*THIS POST IS FOR YOU, DEAREST MUMSY*
Unsure about what to do for your dear mother this Mother's Day? Do yourself and her a favor and buy her an Erma Bombeck book. Any Erma Bombeck book. I virtually (virtual/internet promises being negotiable) guarantee she will thank you.
If you're a woman who has never read Erma, go to the bookstore or library now. She's a genius who will break your funny bone and tickle your heart and make you say, "Oh my goodness, this woman is writing about my life!" at least once. And my mom loves her, so there's another fabulous reason!
Who is she?
Erma Bombeck (1927-1996) was an American humorist and newspaper columnist who wrote about marriage, motherhood, and suburban home life. She published 15 books, most of which went on to become bestsellers. And if you love to write humor, then check out the annual Erma Bombeck Writers' Workshop in Dayton, Ohio.
Here are a few of her classics:
|The Grass is Always Greener Over the Septic Tank|
|If Life is a Bowl of Cherries, What Am I Doing in the Pits?|
|When You Look Like Your Passport Photo, It's Time To Go Home|
|All I Know About Animal Behavior I Learned in Loehmann's Dressing Room|
|Why God Created Mothers|
I'll leave you this Mother's Day weekend with a whole bunch of Erma quotes. Feel free to read them all or just skim J
All of us have moments in our lives that test our courage. Taking children into a house with white carpet is one of them.
Spend at least one Mother's Day with your respective mothers before you decide on marriage. If a man gives his mother a gift certificate for a flu shot, dump him.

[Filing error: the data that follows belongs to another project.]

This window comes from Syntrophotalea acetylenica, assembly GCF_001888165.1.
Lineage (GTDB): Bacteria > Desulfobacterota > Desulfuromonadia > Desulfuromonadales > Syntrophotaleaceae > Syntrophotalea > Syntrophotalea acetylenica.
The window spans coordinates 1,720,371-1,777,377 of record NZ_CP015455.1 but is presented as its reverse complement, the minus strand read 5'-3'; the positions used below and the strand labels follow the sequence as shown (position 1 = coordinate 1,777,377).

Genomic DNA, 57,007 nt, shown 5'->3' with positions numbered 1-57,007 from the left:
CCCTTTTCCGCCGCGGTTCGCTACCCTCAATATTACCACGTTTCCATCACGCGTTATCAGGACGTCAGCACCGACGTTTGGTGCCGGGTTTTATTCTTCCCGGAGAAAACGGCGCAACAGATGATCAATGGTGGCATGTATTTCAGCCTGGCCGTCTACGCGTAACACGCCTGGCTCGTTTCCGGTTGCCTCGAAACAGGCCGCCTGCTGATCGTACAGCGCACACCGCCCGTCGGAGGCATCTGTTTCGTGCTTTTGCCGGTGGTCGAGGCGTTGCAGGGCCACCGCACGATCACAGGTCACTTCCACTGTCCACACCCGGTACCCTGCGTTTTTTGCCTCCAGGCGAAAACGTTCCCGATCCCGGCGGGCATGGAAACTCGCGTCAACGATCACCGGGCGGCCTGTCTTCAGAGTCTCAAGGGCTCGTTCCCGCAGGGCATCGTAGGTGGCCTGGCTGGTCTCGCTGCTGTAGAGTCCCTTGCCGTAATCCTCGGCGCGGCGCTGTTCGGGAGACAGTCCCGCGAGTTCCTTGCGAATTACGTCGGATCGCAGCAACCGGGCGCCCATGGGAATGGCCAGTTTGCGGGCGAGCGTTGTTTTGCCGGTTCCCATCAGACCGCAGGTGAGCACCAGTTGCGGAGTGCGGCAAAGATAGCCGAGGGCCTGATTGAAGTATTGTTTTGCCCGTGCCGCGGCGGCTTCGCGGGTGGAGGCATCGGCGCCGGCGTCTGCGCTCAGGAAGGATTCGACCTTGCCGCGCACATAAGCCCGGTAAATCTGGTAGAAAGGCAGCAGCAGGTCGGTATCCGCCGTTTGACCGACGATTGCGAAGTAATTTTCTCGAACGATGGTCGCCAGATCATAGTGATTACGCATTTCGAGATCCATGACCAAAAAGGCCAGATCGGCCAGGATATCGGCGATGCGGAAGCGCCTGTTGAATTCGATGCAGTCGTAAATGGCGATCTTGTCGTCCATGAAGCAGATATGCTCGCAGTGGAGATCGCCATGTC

I have never gone to the bathroom in my life that a small voice on the other side of the door hasn't whined, "Are you saving the bananas for anything?"
People shop for a bathing suit with more care than they do a husband or wife. The rules are the same. Look for something you'll feel comfortable wearing. Allow for room to grow.
Before you try to keep up with the Joneses, be sure they're not trying to keep up with you.
Everyone is guilty at one time or another of throwing out questions that beg to be ignored, but mothers seem to have a market on the supply. "Do you want a spanking or do you want to go to bed?" Don't you want to save some of the pizza for your brother?"
Giving birth is little more than a set of muscular contractions granting passage of a child. Then the mother is born.
Graduation day is tough for adults. They go to the ceremony as parents. They come home as contemporaries. After twenty-two years of child-rearing, they are unemployed.
Have you any idea how many children it takes to turn off one light in the kitchen? Three. It takes one to say, "What light?" and two more to say, "I didn't turn it on."
Marriage has no guarantees. If that's what you're looking for, go live with a car battery.
Mothers have to remember what food each child likes or dislikes, which one is allergic to penicillin and hamster fur, who gets carsick and who isn't kidding when he stands outside the bathroom door and tells you what's going to happen if he doesn't get in right away. It's tough. If they all have the same hair color they tend to run together.
My kids always perceived the bathroom as a place where you wait it out until all the groceries are unloaded from the car.
No self-respecting mother would run out of intimidations on the eve of a major holiday.
Onion rings in the car cushions do not improve with time.
Some say our national pastime is baseball. Not me. It's gossip.
Happy Mother's Day!